VBA BASICS
WHAT IS VBA?
Microsoft Excel
includes a built in version of the programming language BASIC. Specifically,
VBA (Visual Basic with Applications) allows users to customize Excel
spreadsheets (add special functions, buttons, print outs, reports) for
various applications (engineering, sciences, payroll, purchasing,
accounting, etc.)
I'm so glad I
discovered VBA! Its a great tool if
you're interested in electronics design and analysis! While Excel is a
workhorse of the the electronics industry, it's not visually friendly when
it comes to displaying equations or working with algorithms. But, VBA let's you
write equations with meaningful variables. And to boot, you only have to
write the equation once. Then simply call the function where you need it.
Made a mistake? You only have to correct it once in the function.
VBA EXAMPLE
You can down load the
spreadsheet EE_VBA_Basics_Res_Divider.xls.
To get a first view at
VBA, we'll use a simple resistor divider. The input voltage vs, gets divided
by R1 and R2 to produce an output voltage
vo = vs * R2 / (R1 + R2).

Input Signal 


Vs 
10 




Resistor Divider 

R1 
10000 

R2 
20000 




Gain and Output of Divider 
K Rdiv 
0.667 

Vo 
6.667 


The red cell holds the function call
=K_Rdiv1(B17,B18)
What does the VBA code look like? Hit ALTF11
and double click on the Modules > Modules1 in the VBA Project window. This
opens the code window for this module.

Function
K_Rdiv1(R1, R2) ' Gain of resistor divider K_Rdiv1 = R2
/ (R2 + R1)
End Function 
You can down load the
spreadsheet
EE_VBA_Basics_Res_Divider.xls.
INSIDE THE FUNCTION
What makes up this function? The first and
last lines bookend the function to let the VBA compiler know which
statements make up this function. The text following the
'
is ignored by the compiler. This is the place
for your comments! Take some time to note what you did and why. For more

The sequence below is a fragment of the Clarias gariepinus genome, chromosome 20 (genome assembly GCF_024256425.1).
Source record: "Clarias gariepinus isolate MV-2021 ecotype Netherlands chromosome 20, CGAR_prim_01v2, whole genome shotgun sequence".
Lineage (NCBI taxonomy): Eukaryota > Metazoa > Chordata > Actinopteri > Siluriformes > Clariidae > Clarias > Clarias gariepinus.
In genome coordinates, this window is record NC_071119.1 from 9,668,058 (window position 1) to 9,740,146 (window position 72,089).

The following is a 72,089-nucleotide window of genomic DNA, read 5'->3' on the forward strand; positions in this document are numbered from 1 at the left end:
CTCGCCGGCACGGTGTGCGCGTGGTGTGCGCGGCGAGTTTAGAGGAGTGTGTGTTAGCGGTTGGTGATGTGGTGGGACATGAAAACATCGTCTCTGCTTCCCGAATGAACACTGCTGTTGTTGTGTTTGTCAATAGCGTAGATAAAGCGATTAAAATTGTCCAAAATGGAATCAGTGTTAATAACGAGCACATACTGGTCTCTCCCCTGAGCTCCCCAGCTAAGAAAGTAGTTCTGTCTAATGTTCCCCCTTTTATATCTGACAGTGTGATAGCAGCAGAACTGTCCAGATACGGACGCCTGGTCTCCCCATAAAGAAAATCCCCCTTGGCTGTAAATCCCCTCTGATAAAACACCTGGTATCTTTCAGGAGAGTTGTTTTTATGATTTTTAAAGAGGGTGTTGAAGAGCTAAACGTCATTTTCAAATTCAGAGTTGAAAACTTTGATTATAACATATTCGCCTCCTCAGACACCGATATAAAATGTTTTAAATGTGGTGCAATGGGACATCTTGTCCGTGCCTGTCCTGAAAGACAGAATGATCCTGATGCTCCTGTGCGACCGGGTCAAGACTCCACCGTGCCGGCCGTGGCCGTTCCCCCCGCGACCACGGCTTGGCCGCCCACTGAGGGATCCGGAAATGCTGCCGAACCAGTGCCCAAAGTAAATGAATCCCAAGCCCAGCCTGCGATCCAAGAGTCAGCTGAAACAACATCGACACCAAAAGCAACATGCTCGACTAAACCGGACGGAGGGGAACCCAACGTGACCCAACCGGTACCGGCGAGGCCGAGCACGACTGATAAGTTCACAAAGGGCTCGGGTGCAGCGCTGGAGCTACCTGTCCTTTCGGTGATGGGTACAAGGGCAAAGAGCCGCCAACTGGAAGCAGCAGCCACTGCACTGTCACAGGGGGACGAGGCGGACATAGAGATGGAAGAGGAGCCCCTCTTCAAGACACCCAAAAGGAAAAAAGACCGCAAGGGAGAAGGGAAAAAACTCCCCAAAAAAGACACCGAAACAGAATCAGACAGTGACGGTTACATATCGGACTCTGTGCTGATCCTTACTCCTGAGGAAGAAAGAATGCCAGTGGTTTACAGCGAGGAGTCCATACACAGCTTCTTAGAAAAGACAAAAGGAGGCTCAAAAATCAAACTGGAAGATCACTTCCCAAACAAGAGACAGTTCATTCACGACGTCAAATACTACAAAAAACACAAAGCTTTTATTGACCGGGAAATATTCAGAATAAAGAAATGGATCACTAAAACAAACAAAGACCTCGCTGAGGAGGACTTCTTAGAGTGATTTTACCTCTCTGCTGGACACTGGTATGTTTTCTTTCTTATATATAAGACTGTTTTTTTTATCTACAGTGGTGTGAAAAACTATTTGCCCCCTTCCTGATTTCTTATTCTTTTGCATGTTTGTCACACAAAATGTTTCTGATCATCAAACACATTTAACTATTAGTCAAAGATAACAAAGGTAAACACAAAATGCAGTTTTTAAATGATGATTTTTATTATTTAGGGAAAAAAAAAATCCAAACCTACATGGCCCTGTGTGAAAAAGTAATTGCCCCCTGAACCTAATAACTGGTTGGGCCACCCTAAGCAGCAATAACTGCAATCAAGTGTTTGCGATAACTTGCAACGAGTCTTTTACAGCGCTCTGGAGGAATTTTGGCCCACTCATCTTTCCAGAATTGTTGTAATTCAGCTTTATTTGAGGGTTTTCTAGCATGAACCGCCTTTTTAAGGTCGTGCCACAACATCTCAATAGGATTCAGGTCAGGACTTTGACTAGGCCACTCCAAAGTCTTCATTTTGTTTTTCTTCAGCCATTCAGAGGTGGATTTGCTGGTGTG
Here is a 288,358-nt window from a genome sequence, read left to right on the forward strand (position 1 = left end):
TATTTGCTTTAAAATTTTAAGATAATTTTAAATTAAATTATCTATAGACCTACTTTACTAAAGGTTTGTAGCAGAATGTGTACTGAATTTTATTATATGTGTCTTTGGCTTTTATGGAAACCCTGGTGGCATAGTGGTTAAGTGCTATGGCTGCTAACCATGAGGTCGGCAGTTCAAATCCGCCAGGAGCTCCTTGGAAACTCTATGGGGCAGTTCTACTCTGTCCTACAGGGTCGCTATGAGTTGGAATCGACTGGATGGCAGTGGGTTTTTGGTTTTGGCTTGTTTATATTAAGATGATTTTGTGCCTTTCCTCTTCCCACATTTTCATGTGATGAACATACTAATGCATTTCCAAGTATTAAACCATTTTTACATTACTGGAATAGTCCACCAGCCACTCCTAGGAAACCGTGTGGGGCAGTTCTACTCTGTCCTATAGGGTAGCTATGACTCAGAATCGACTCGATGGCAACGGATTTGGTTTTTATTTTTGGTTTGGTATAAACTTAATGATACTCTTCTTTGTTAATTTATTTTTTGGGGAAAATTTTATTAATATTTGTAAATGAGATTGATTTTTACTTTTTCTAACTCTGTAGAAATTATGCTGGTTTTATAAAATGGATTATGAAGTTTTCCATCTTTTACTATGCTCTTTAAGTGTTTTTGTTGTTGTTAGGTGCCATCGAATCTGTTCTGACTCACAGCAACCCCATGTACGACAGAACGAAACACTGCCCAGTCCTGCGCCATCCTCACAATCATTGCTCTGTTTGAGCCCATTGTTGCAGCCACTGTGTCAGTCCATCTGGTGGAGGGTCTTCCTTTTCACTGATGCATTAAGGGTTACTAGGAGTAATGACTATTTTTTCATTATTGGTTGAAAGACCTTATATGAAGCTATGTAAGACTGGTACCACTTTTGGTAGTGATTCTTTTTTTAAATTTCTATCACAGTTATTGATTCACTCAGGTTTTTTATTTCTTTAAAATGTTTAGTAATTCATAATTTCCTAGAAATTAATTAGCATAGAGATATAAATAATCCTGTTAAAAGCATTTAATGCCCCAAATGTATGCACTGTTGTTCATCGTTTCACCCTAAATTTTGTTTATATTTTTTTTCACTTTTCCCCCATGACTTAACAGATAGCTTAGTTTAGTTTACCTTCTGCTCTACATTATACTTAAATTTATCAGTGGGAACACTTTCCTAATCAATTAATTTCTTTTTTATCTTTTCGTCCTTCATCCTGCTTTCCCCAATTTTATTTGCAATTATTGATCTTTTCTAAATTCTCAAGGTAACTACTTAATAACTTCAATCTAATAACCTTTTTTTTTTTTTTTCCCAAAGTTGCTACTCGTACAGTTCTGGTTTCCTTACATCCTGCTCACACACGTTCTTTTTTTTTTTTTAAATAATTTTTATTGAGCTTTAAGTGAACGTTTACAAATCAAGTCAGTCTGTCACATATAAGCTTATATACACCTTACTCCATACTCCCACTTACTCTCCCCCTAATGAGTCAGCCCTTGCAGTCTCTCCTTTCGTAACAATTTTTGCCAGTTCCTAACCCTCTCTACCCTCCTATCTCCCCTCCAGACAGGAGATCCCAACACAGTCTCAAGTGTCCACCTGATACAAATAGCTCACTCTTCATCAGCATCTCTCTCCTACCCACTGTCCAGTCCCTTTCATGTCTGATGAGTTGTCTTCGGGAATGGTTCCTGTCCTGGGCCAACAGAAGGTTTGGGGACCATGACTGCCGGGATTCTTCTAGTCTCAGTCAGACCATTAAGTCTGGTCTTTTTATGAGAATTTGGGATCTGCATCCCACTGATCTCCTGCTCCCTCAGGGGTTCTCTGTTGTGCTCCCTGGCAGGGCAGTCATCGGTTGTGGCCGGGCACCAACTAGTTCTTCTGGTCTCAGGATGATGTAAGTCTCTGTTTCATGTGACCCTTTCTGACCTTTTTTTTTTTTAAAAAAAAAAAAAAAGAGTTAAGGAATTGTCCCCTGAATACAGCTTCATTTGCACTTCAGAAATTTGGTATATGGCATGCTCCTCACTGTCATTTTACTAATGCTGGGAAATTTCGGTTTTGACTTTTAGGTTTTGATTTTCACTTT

complex functions, you'll be desperately scanning these comments later when
you're reusing or debugging some code and trying to figure out  what was I
thinking?
The meat of the function is the actual
calculation of the resistor attenuation. Note that the result is placed
in a variable with the same name as the function, K_Rdiv1. This is no
accident. When executed, the value of K_Rdiv1 gets placed into cell from
which it was called. Cool!
Okay, this ultra simple function did not
showcase some of VBA's more advanced capabilities. But, it served our
introductory purposes. There will be more interesting functions to challenge
you coming around the bend.
YOUR TURN
The best part of VBA is that it lets you play
with the code. Once you see some code, jump right in and start messing with
it or write a new function altogether. Just copy the existing code to a
space just below the original. Then start modifying the name and
calculations. Here's a few ideas you can try:
 Write a function to
calculate the parallel combo of two resistors. You can name the function
something like "Function R_Par(R1, R2)".
 Make a function to
calculate the noninverting gain of an op amp.
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